There seems to be a bit of hand-wringing over Common's forthcoming Universal Mind Control. Many visitors to this site reacted with ambivalence or flat-out rejected his most recent videos. And all of the changes the album has undergone over the past year does little to inspire confidence. All of this begs the question: Has Common changed? And if he has, is it for better or worse? Or have we set ourselves up for disappointment because of the expectations we imposed on him?
Common is dope regardless, but let's explore anyway, 'k?
Yesterday, a visitor pointed out something regarding this nefarious EuroTech Busta Rhymes track that escaped the rankest corner of Hell with its head on fire, saying:
I had a friend put something in the air regarding stuff like this and Common's Universal Mind Control track. They may use these types of songs to gain a greater following in Europe. Especially since the Euro and Pound are so much more than the U.S. dollar.
Wait, would Common really...? No! Not our Common. That's crazy talk! But think about it. We are no longer at a point in Hip Hop where "I Used To Lover H.E.R." is even remotely acceptable to the hungry masses because the masses are no longer hungry. And it could be argued that neither is Lonnie. He doesn't need to "Borrow A Dollar" anymore. He is the post-"Sense", post Smokin' Aces Common, one that is able to parlay a partnership with Kanye West into mainstream viability. Arguably more conscious these days, but with an innate ability to convey those aspects of his artistry without offense. This Common is palatable to the masses, here and across the pond.
Some folks aren't happy about that. Buss this:
...he merrily goes around selling himself as a pitchman for everything from Smirnoff to GAP, while simultaneously yapping on and on about his true devotion to hip hop and love and art and The Corner and acting like these "brand partnerships" somehow represent something deeper than just a paycheck.
Ouch, Hamilton Nolan! I'm usually the first to cry foul when I catch artists promoting products that they would otherwise never drink, eat, buy, wear or drive, but none of Common's endorsements thus far seem that contrived. Not even The Gap. But pair all this with his recent videos and lines like "philosophy on top of ya" and the situation may call for deeper exploration. It was recently reported that Microsoft is sponsoring his upcoming tour. Not bad. But I don't get the t-shirt thing:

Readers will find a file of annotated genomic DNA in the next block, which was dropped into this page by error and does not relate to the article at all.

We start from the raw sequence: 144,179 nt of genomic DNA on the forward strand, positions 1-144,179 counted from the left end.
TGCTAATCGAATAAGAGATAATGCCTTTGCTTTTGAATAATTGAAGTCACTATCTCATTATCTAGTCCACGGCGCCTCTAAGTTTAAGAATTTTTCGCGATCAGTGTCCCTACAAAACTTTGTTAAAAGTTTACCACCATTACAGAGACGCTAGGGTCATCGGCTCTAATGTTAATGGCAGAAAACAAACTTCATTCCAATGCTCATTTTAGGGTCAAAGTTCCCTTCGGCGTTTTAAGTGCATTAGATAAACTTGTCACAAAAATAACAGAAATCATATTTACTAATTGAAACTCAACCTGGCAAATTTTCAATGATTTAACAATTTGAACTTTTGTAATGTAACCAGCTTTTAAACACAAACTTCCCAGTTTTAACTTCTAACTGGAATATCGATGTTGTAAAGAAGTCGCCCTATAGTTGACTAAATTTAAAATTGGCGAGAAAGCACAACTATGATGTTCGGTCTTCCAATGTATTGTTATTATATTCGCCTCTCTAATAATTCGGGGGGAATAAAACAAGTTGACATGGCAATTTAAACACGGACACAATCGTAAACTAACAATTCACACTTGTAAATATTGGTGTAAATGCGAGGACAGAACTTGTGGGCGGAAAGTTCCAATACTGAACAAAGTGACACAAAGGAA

"I want to be timeless, I want to be international, and those are the things I feel like I'm working toward now," he said. "I liked creatively where they wanted to go. Actually Microsoft and I are about to do a line of T-shirts coming out in November. I'm designing them."
I've always maintained that change and growth are two different things. Some artists, the really good ones, are able to adjust to certain times and trends without losing sense of the thing that initially endeared them to us. Some just go with what's hot to make a buck, and they are tools. The key to artisitic evolution is exploring new ideas (even if they are trendy) and stepping out of your box, while still pushing your product to new creative heights without sacrificing your identity. And although designing t-shirts (of all things, I mean why not a video game?) with Microsoft gives me slight pause, we have to wonder just how much of Common's earlier work in any way indicated that brand partnerships were off-limits.
Or knee-jerk deference. Peep what he had to say about 808s & Heartbreak:
"I love it... Let me tell you, as an artist, you wanna be free. You gotta do what you feel. You can't just cater to the audience. You gotta say, 'Hey, y'all, this is where I'm at.' For him to do an album called 808s and Heartbreak, you know that's where he is at this moment. I heard some songs, and I think it's fresh. I think the people are ready for it."
Good Lord, this man is just cool with everything isn't he? Can I get him to be a spokesperson for SB?
All jokes aside, when it comes to music, particularly Hip Hop, the artist will be measured by his greatest work. For me Like Water For Chocolate set the standard. For others it was One Day It'll All Make Sense. To that end, I have faith that Common's output will be quality but I never hold him to the standard of LWFC because it will never happen. He will never be that good again and neither will his collaborators. Kanye and Pharrell have almost never been able to evoke the musical balance and range that made Common's partnership with Jay Dee so flawless, and knowing that could make the pill that is Universal Mind Control a little easier to swallow.
Common Sense: "Soul By The Pound" (Thump Mix)